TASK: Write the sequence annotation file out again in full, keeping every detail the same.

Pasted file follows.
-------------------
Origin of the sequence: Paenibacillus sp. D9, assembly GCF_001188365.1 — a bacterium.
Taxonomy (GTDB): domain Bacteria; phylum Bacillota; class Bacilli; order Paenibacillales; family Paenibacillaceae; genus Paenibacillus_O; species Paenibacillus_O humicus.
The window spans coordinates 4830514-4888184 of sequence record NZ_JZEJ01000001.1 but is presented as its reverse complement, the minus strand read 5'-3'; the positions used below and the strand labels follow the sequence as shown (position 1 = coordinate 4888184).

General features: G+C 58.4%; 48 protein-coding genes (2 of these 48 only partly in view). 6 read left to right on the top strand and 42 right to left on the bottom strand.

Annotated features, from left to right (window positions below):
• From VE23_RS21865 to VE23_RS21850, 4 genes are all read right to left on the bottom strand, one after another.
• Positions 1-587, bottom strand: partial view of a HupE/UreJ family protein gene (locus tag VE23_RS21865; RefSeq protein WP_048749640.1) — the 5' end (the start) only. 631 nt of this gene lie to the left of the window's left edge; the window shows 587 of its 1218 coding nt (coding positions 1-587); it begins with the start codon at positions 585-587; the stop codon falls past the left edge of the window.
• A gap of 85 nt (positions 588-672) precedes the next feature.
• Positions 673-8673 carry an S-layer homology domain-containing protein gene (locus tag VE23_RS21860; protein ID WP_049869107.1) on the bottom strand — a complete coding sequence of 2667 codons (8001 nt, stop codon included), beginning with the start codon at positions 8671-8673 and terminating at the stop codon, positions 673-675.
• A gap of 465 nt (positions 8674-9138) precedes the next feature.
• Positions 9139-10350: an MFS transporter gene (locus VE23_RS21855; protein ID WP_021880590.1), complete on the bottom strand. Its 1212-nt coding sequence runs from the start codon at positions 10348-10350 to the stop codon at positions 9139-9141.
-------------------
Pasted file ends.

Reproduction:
Origin of the sequence: Paenibacillus sp. D9, assembly GCF_001188365.1 — a bacterium.
Taxonomy (GTDB): domain Bacteria; phylum Bacillota; class Bacilli; order Paenibacillales; family Paenibacillaceae; genus Paenibacillus_O; species Paenibacillus_O humicus.
The window spans coordinates 4830514-4888184 of sequence record NZ_JZEJ01000001.1 but is presented as its reverse complement, the minus strand read 5'-3'; the positions used below and the strand labels follow the sequence as shown (position 1 = coordinate 4888184).

General features: G+C 58.4%; 48 protein-coding genes (2 of these 48 only partly in view). 6 read left to right on the top strand and 42 right to left on the bottom strand.

Annotated features, from left to right (window positions below):
• From VE23_RS21865 to VE23_RS21850, 4 genes are all read right to left on the bottom strand, one after another.
• Positions 1-587, bottom strand: partial view of a HupE/UreJ family protein gene (locus tag VE23_RS21865; RefSeq protein WP_048749640.1) — the 5' end (the start) only. 631 nt of this gene lie to the left of the window's left edge; the window shows 587 of its 1218 coding nt (coding positions 1-587); it begins with the start codon at positions 585-587; the stop codon falls past the left edge of the window.
• A gap of 85 nt (positions 588-672) precedes the next feature.
• Positions 673-8673 carry an S-layer homology domain-containing protein gene (locus tag VE23_RS21860; protein ID WP_049869107.1) on the bottom strand — a complete coding sequence of 2667 codons (8001 nt, stop codon included), beginning with the start codon at positions 8671-8673 and terminating at the stop codon, positions 673-675.
• A gap of 465 nt (positions 8674-9138) precedes the next feature.
• Positions 9139-10350: an MFS transporter gene (locus VE23_RS21855; protein ID WP_021880590.1), complete on the bottom strand. Its 1212-nt coding sequence runs from the start codon at positions 10348-10350 to the stop codon at positions 9139-9141.